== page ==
The Federal Government has said that members of the University Academic Staff Union, ASUU, have no justification to embark on another round of strike, claiming that it has responded to all demands of the professors within the limit of available resources.
The director of Press and Public Relations of the Federal Ministry of Education, Ben Bem-Goong, stated this while speaking to Tribune Online in Abuja, in reaction to the strike threats attributed to the national president of ASUU, Professor Emmanuel Osodeke.
DAILY NIGERIAN reports that a section of the media reported that Mr. Osdeke said that the Revitalization Fund of N30bn and the Earned Academic Allocation of N22.5bn for a sum of N52.5bn released by the Federal Government were not enough to cope with the challenges facing college. system.
Mr Osedeke was further quoted as saying that there was a possibility that the union would still go on strike, unless the government addressed their demands, including the 2009 agreement.
In reaction, the ministry spokesman said the strike was unnecessary as it has done more harm than good to the university system.
He noted that an entire academic calendar was missed due to industrial action from the last nine months by ASUU, which most universities are struggling to remedy.
He said: “I think all Nigerians except ASUU have agreed that we should look at other options to address the problems that the Union has raised over the decades.
“We have lost the entire academic session due to the strike; all the universities have lost it. ASUU itself should think outside the box. If you are doing the same thing every year and it is not working as expected, you should think about doing it differently.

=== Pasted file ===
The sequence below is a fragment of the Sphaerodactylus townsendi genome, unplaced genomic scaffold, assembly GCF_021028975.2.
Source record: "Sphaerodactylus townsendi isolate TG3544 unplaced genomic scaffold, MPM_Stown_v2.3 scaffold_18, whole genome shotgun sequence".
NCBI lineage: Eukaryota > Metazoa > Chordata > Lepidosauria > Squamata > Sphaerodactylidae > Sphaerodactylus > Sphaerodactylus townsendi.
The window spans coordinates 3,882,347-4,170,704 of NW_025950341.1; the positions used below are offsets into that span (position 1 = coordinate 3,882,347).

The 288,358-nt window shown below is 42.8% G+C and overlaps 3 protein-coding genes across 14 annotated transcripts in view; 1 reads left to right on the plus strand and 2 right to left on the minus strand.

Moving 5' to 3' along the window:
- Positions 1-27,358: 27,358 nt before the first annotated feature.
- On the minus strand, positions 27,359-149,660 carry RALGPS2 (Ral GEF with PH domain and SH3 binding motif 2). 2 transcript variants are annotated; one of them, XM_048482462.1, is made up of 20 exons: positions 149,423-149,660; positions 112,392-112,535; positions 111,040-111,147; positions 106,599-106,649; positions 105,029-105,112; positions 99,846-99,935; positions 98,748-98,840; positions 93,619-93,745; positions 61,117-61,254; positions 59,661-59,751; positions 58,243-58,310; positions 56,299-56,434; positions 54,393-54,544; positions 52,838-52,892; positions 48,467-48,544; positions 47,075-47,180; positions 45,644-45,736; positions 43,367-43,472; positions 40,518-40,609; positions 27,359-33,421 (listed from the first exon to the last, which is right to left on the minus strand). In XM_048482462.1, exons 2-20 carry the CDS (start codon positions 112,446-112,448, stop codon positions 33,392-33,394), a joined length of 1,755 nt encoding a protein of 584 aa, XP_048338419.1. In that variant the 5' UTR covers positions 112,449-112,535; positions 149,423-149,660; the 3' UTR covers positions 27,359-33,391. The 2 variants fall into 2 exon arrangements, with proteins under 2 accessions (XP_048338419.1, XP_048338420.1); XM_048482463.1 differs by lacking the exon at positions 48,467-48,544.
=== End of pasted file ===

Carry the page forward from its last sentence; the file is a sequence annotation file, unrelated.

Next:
“For 20 years, 2 decades, we have been inundated with strikes, so I believe that ASUU must look beyond the strike,” he said.
He regretted that ASUU has been using the earned allowance, simply described as an overtime allowance to derail the university system with frequent strikes.
He said that the allowances obtained as required by ASUU, simplify the allocation of overtime that had been stopped in the regular civil service.
“Actually, it is an overtime allowance because the teachers say that we have worked some additional loads in addition to our normal hours.
“Yes, in the ordinary civil service, we have stopped the overtime assignments, but in the academic area the earned allowance is still a topical issue.
“But if you ask me, ASUU is committing the accrual problem to continue derailing the education sector, especially at the university level.
“The truth is that current academic standards dictate that universities must use the best of their hands in each department in each session.
“Each department retains that student who did First Class and if you continue with that in time or in a short time, you would have eliminated the problem of a professor working in so many institutions and saying, I have done overtime.
“Regular professors would have been available, but universities have deliberately refused to implement that, conserving the best of their brains in all departments aimed at ensuring they have sufficient manpower,” he said.
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